α-Synuclein-carrying astrocytic extracellular vesicles in Parkinson pathogenesis and diagnosis
Transl Neurodegener. 2023-08-25; 12(1):
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The accumulation of α-synuclein (α-syn), an essential step in PD development and progression, is observed not only in neurons but also in glia, including astrocytes. The mechanisms regulating astrocytic α-syn level and aggregation remain unclear. More recently, it has been demonstrated that a part of α-syn spreading occurs through extracellular vesicles (EVs), although it is unknown whether this process is involved in astrocytes of PD. It is known, however, that EVs derived from the central nervous system exist in the blood and are extensively explored as biomarkers for PD and other neurodegenerative disorders.
Primary astrocytes were transfected with A53T α-syn plasmid or exposed to α-syn aggregates. The level of astrocyte-derived EVs (AEVs) was assessed by nanoparticle tracking analysis and immunofluorescence. The lysosomal function was evaluated by Cathepsin assays, immunofluorescence for levels of Lamp1 and Lamp2, and LysoTracker Red staining. The Apogee assays were optimized to measure the GLT-1+ AEVs in clinical cohorts of 106 PD, 47 multiple system atrophy (MSA), and 103 healthy control (HC) to test the potential of plasma AEVs as a biomarker to differentiate PD from other forms of parkinsonism.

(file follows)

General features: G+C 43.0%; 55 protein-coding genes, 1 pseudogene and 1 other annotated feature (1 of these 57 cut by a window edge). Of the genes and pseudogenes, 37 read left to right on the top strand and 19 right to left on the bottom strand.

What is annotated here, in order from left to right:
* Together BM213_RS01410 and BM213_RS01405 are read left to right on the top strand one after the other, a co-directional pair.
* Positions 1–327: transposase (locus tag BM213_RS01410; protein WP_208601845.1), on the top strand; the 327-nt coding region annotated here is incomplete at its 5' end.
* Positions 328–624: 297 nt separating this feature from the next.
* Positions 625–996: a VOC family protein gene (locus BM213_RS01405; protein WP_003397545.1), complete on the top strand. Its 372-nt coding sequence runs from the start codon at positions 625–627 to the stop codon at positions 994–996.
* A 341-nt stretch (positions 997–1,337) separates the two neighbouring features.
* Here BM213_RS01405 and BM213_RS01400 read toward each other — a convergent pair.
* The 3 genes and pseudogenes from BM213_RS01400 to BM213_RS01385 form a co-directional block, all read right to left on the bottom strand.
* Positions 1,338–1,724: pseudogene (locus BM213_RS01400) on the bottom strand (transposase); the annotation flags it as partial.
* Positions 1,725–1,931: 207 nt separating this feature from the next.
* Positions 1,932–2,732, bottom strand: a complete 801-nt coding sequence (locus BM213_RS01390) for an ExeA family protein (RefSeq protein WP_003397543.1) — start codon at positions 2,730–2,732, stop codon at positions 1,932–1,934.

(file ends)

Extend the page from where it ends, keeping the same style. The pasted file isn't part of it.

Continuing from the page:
The number of AEVs significantly increased in primary astrocytes with α-syn deposition. The mechanism of increased AEVs was partially attributed to lysosomal dysfunction. The number of α-syn-carrying AEVs was significantly higher in patients with PD than in HC and MSA. The integrative model combining AEVs with total and aggregated α-syn exhibited efficient diagnostic power in differentiating PD from HC with an AUC of 0.915, and from MSA with an AUC of 0.877.
Pathological α-syn deposition could increase the astrocytic secretion of EVs, possibly through α-syn-induced lysosomal dysfunction. The α-syn-containing AEVs in the peripheral blood may be an effective biomarker for clinical diagnosis or differential diagnosis of PD.